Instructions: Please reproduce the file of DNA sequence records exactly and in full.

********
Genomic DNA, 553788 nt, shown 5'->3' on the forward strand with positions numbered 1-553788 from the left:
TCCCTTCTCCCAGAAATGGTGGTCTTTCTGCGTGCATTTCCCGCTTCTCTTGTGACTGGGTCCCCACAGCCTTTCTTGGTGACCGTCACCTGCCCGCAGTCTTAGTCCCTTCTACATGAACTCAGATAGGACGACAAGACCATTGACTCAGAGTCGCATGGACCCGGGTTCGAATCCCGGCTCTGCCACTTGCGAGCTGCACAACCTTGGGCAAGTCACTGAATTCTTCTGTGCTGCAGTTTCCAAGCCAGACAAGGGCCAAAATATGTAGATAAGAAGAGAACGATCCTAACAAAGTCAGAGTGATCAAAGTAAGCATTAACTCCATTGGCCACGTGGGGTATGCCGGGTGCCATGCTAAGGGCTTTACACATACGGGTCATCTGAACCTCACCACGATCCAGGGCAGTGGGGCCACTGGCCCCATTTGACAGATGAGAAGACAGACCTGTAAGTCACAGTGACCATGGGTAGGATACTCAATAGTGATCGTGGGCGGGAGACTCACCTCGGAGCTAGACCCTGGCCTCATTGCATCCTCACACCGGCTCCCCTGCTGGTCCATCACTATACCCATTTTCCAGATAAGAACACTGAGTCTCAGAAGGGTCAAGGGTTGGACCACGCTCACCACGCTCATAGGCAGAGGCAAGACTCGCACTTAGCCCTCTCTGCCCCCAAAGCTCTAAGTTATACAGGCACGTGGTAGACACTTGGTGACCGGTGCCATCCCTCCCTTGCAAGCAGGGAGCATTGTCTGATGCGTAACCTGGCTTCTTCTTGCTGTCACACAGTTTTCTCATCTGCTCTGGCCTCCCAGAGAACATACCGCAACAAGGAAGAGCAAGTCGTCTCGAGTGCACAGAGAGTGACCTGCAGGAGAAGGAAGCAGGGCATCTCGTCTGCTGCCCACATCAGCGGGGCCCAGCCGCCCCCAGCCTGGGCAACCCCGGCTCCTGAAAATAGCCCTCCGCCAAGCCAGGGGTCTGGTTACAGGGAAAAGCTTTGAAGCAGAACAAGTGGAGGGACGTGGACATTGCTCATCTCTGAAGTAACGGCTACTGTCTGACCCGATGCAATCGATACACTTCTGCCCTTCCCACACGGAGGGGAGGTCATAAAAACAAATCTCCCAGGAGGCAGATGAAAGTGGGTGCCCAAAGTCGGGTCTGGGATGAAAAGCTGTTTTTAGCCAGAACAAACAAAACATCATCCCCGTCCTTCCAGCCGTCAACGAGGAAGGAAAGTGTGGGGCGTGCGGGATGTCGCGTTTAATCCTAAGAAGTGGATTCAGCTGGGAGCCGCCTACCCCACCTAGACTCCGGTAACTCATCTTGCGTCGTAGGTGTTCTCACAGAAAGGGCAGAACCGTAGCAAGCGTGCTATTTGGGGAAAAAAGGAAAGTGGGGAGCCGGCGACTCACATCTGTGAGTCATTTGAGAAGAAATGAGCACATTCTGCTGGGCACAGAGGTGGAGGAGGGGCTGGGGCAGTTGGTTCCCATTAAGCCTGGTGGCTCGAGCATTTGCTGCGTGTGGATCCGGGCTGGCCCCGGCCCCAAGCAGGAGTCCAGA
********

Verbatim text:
Genomic DNA, 553788 nt, shown 5'->3' on the forward strand with positions numbered 1-553788 from the left:
TCCCTTCTCCCAGAAATGGTGGTCTTTCTGCGTGCATTTCCCGCTTCTCTTGTGACTGGGTCCCCACAGCCTTTCTTGGTGACCGTCACCTGCCCGCAGTCTTAGTCCCTTCTACATGAACTCAGATAGGACGACAAGACCATTGACTCAGAGTCGCATGGACCCGGGTTCGAATCCCGGCTCTGCCACTTGCGAGCTGCACAACCTTGGGCAAGTCACTGAATTCTTCTGTGCTGCAGTTTCCAAGCCAGACAAGGGCCAAAATATGTAGATAAGAAGAGAACGATCCTAACAAAGTCAGAGTGATCAAAGTAAGCATTAACTCCATTGGCCACGTGGGGTATGCCGGGTGCCATGCTAAGGGCTTTACACATACGGGTCATCTGAACCTCACCACGATCCAGGGCAGTGGGGCCACTGGCCCCATTTGACAGATGAGAAGACAGACCTGTAAGTCACAGTGACCATGGGTAGGATACTCAATAGTGATCGTGGGCGGGAGACTCACCTCGGAGCTAGACCCTGGCCTCATTGCATCCTCACACCGGCTCCCCTGCTGGTCCATCACTATACCCATTTTCCAGATAAGAACACTGAGTCTCAGAAGGGTCAAGGGTTGGACCACGCTCACCACGCTCATAGGCAGAGGCAAGACTCGCACTTAGCCCTCTCTGCCCCCAAAGCTCTAAGTTATACAGGCACGTGGTAGACACTTGGTGACCGGTGCCATCCCTCCCTTGCAAGCAGGGAGCATTGTCTGATGCGTAACCTGGCTTCTTCTTGCTGTCACACAGTTTTCTCATCTGCTCTGGCCTCCCAGAGAACATACCGCAACAAGGAAGAGCAAGTCGTCTCGAGTGCACAGAGAGTGACCTGCAGGAGAAGGAAGCAGGGCATCTCGTCTGCTGCCCACATCAGCGGGGCCCAGCCGCCCCCAGCCTGGGCAACCCCGGCTCCTGAAAATAGCCCTCCGCCAAGCCAGGGGTCTGGTTACAGGGAAAAGCTTTGAAGCAGAACAAGTGGAGGGACGTGGACATTGCTCATCTCTGAAGTAACGGCTACTGTCTGACCCGATGCAATCGATACACTTCTGCCCTTCCCACACGGAGGGGAGGTCATAAAAACAAATCTCCCAGGAGGCAGATGAAAGTGGGTGCCCAAAGTCGGGTCTGGGATGAAAAGCTGTTTTTAGCCAGAACAAACAAAACATCATCCCCGTCCTTCCAGCCGTCAACGAGGAAGGAAAGTGTGGGGCGTGCGGGATGTCGCGTTTAATCCTAAGAAGTGGATTCAGCTGGGAGCCGCCTACCCCACCTAGACTCCGGTAACTCATCTTGCGTCGTAGGTGTTCTCACAGAAAGGGCAGAACCGTAGCAAGCGTGCTATTTGGGGAAAAAAGGAAAGTGGGGAGCCGGCGACTCACATCTGTGAGTCATTTGAGAAGAAATGAGCACATTCTGCTGGGCACAGAGGTGGAGGAGGGGCTGGGGCAGTTGGTTCCCATTAAGCCTGGTGGCTCGAGCATTTGCTGCGTGTGGATCCGGGCTGGCCCCGGCCCCAAGCAGGAGTCCAGA